28 Apr How trusts protect landlords
In today’s show together with Ken Raiss, from Chan & Naylor, we answer your question: “My landlord insurance policy covers me up to $20 million in liability, I can’t think of any unfortunate situation where all of that would be used it. Is asset protection merely an additional feature of trust structures rather than a predominant reason to set one up?”
Kevin: A few weeks ago, we answered a question from Dimitri to do with trusts, and following that, I received an e-mail from Will. Will, thank you for that, a follow-up for Ken Raiss, who will be with me in just a moment.
The question for Ken comes from Will, and it says, “Re purchasing investment property in my own name versus a trust. On today’s show while answering Dimitri’s question on a similar topic, you stated there’s another issue, as well: asset protection. If you have too many assets in a trust, then if one tenant sues, it could be a house of cards that falls down, and all your assets then in that one trust are at risk.
“My landlord insurance policy covers me up to $20 million in liability, I can’t think of any unfortunate situation where all of that would be used it. Is asset protection merely an additional feature of trust structures rather than a predominant reason to set one up?”
Ken Raiss joins us from Chan & Naylor. Ken, thank you again for your time.
Ken: No, it’s a pleasure, Kevin, and great question from Will.
Kevin: It is indeed. Let’s step about answering it for him.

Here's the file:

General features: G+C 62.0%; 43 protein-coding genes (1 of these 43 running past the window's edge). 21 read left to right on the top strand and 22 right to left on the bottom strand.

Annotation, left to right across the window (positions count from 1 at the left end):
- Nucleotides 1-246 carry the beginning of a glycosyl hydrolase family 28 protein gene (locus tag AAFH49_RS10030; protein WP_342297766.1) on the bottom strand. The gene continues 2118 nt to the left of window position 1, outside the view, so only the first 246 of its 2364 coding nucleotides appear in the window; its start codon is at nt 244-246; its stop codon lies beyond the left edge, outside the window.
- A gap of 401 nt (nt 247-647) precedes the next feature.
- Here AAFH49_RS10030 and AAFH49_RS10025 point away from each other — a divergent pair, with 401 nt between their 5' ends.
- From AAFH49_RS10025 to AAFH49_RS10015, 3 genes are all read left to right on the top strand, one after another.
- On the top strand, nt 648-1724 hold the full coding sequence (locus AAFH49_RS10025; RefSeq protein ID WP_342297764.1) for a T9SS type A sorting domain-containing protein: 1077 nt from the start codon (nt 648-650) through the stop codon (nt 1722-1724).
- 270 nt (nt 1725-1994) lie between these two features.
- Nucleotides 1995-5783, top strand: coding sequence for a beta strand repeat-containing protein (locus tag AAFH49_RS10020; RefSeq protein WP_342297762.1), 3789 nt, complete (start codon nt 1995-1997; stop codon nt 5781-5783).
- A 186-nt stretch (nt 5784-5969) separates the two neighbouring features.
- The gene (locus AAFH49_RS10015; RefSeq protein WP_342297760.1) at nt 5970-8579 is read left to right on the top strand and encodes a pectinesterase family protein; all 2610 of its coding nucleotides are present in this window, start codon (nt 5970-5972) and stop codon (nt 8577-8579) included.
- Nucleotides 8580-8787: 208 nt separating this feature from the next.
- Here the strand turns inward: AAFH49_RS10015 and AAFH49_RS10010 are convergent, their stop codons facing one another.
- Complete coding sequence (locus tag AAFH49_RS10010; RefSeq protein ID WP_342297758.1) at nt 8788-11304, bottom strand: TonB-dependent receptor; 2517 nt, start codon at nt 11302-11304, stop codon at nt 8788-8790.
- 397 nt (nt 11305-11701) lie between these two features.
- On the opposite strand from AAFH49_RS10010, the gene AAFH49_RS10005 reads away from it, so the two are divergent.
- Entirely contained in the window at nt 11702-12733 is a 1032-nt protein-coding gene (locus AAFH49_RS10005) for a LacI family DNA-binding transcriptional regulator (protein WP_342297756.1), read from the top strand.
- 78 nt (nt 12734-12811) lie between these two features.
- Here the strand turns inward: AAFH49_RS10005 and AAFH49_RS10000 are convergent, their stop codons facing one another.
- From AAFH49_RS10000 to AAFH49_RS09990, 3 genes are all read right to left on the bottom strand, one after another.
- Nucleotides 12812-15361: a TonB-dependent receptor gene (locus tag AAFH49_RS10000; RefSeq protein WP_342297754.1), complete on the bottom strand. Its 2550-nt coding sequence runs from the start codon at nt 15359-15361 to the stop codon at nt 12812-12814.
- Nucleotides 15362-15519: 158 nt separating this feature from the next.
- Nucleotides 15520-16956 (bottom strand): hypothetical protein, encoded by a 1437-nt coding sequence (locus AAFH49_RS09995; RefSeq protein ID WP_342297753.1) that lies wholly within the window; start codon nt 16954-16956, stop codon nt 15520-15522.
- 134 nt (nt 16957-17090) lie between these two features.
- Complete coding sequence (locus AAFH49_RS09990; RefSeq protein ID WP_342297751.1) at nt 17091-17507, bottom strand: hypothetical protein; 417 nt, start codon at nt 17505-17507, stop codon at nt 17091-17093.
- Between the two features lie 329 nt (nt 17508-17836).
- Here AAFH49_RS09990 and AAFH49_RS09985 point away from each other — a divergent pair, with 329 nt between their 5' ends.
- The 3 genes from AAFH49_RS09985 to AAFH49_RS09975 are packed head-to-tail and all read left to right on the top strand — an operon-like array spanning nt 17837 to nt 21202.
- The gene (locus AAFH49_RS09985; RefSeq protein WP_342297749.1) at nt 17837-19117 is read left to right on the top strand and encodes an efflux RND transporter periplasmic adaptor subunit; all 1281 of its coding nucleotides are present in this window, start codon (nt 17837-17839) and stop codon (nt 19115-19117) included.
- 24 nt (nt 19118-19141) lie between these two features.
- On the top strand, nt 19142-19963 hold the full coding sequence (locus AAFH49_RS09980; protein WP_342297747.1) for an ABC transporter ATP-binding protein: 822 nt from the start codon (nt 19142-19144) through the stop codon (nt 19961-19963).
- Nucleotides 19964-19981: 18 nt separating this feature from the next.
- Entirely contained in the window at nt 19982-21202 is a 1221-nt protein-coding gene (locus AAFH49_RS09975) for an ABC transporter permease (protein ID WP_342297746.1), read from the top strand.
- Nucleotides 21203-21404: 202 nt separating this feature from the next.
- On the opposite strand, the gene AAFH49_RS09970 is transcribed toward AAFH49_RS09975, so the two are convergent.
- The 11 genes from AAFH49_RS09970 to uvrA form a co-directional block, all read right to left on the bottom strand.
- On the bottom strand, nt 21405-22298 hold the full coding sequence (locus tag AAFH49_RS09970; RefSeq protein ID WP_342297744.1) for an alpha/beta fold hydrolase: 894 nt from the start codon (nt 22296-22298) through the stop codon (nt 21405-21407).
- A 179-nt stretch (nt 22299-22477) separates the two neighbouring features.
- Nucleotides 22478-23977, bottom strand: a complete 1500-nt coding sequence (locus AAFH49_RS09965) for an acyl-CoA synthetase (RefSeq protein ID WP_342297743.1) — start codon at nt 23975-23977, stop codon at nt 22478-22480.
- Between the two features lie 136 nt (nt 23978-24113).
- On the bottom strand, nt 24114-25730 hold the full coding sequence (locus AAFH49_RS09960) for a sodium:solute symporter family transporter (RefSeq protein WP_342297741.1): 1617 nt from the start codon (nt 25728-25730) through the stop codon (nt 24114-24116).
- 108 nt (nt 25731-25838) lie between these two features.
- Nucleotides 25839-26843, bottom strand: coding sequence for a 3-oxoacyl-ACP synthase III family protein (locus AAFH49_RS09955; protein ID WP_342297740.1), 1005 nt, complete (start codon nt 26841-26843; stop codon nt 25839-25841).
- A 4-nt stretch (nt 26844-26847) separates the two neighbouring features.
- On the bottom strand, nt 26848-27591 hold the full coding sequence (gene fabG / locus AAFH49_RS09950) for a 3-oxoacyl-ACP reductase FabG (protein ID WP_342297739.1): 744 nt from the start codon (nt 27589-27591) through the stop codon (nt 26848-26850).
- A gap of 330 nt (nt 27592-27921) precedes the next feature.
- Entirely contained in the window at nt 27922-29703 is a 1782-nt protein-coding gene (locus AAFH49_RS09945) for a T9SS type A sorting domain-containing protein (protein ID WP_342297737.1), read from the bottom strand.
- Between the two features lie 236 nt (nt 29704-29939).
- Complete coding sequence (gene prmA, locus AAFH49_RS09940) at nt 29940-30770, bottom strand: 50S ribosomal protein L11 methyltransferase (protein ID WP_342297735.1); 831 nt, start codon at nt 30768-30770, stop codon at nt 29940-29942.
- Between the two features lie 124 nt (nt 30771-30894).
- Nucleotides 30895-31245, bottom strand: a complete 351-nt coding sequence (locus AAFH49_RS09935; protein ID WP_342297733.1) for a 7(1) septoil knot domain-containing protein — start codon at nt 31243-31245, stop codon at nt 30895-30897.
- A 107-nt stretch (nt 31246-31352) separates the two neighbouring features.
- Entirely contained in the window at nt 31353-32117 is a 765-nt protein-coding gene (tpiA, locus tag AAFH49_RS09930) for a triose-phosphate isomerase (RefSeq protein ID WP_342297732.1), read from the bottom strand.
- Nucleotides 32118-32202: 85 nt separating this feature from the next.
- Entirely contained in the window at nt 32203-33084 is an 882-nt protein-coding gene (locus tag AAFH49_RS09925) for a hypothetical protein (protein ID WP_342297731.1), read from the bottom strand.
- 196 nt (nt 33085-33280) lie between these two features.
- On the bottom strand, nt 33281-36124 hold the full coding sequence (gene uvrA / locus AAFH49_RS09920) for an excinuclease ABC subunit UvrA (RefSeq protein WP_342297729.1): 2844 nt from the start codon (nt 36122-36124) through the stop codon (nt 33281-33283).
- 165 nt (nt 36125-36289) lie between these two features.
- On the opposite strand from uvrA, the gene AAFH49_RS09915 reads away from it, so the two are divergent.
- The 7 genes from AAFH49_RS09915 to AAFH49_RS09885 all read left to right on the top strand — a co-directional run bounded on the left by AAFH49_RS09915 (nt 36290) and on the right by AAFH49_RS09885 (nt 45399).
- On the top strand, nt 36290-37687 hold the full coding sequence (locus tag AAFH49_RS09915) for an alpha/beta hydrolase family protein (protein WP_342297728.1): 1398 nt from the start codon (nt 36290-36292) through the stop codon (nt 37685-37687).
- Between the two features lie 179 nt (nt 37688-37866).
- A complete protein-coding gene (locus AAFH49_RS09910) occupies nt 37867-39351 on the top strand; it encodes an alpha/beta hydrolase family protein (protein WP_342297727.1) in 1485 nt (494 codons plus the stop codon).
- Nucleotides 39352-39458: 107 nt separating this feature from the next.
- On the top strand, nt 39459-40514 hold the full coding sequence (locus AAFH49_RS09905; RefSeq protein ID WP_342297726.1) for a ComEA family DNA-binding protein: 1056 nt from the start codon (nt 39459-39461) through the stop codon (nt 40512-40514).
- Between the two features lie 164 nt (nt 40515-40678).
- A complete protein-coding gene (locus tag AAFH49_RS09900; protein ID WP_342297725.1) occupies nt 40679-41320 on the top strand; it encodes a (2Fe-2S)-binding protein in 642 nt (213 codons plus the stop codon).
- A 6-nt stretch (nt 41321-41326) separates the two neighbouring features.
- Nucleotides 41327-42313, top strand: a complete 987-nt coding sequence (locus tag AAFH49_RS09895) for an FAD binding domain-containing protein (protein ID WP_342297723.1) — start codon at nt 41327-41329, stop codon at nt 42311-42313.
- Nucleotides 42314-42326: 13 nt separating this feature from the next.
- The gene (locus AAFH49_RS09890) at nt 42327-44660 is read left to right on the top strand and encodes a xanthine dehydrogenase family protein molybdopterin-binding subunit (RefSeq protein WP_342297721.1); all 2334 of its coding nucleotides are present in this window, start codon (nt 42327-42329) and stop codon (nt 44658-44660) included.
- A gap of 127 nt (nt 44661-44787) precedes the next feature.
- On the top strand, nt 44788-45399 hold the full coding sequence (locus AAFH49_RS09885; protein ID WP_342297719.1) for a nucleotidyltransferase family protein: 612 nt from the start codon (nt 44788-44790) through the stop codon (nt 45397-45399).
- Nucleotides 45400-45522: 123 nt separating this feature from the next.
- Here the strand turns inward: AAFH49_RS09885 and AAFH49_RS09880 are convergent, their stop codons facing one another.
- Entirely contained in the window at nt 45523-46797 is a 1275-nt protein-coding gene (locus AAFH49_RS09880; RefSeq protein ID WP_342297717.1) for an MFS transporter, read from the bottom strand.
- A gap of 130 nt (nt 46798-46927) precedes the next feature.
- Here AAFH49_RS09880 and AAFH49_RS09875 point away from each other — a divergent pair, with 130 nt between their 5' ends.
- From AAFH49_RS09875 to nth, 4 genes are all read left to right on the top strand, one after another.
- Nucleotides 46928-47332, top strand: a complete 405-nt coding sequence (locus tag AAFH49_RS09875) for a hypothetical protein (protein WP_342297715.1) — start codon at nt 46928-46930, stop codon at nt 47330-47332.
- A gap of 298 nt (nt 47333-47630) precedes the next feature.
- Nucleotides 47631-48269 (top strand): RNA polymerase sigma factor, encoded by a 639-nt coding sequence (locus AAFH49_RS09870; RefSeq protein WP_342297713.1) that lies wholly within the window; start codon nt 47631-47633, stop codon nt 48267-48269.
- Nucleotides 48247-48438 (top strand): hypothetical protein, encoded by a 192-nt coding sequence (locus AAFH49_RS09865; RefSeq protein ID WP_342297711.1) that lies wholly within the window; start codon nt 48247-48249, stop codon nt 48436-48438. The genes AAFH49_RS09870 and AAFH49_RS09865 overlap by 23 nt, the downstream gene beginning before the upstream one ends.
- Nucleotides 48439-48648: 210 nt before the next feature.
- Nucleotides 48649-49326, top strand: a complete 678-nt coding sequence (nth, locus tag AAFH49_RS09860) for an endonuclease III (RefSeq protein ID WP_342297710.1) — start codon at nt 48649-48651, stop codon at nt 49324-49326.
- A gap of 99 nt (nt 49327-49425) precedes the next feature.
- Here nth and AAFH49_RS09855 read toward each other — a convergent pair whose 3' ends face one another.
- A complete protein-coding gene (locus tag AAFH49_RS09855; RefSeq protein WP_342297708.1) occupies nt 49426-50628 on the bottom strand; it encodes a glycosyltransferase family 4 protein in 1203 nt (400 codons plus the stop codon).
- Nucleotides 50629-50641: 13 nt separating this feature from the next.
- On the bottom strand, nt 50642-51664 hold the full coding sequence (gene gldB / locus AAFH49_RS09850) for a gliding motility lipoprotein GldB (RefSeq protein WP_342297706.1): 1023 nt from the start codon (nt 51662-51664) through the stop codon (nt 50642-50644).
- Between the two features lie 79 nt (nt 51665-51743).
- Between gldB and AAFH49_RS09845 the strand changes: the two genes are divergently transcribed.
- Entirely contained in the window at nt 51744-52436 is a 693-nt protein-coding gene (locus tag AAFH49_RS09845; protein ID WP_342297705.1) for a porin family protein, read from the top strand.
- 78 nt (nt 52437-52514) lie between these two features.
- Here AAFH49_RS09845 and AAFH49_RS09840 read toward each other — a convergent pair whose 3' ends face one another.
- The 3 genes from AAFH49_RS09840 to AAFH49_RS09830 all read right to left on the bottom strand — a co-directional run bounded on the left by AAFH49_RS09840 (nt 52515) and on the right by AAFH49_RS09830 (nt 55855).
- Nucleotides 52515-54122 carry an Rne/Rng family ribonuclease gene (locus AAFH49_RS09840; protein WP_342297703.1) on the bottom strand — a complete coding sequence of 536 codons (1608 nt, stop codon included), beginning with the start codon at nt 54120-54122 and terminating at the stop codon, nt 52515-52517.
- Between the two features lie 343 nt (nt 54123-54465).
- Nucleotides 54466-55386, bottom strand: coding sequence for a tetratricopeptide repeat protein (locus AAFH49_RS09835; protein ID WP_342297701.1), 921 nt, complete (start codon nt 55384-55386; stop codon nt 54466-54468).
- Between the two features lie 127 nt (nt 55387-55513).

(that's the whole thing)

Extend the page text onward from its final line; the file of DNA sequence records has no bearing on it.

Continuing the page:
Ken: Trusts really have four main benefits. Asset protection is one, because you don’t own the assets. Flexibility, cash flow, and estate planning are three other quite significant reasons. You should also have a company as a trustee of your trust, not the individual – because for asset protection reasons, the company closes the loop.
While a lot of people say they have insurances and they hope that their insurance cover is enough, we have to be careful: will the insurance company pay off? Because if they believe part of the responsibility lies with you, then they won’t always cover it. Such as you need to do a repair, you may not do it in time, your agent may not tell you in time, or there could be issues with fire.
A lot of people sometimes are underinsured. If their property burns down, burns down the property next door, they’re up for the difference if they’re underinsured. There are many, many reasons why insurance cover wouldn’t be enough, so that’s one of the reasons then people have limited assets in a trust, just in case.
But what you can do is you can protect just your equity in a trust by doing things such as the Equity Bank Trust.
Kevin: What is that again, Ken?
Ken: It’s the Equity Bank Trust. What we do is we shift all the equity from either your personal names or from trusts into a much more secure area that carries normally no liabilities. When you do that, you get asset protection without triggering the normal taxes such as capital gains and stamp duty. We transfer the equity, not the physical asset.
Kevin: This is something that can be done through Chan & Naylor?
Kevin: We’re hearing some horror stories with rental units, too, where tenants fall off decks or broken steps and so on. That liability issue that you talk about there, Ken, is a very, very real one, isn’t it?
Ken: Correct. I think particularly in today’s environment, we shouldn’t assume the insurance companies will always pay.
Kevin: Yes, indeed.
Ken: They’re looking for reasons, and sometimes they can just drag you through the courts and even if you’re right, the mere pressure of finding money in time means you’re out of pocket and you could lose everything.
Kevin: No doubt, we will have been an early-warning device for a number of people. If you would like to find out more about this, you can contact Ken Raiss at Chan & Naylor. They’re our trusted advisors.
Ken, once again, thank you for answering Will’s question. Great talking to you, as well, mate.
Ken: That’s a pleasure, Kevin, and thank you, Will.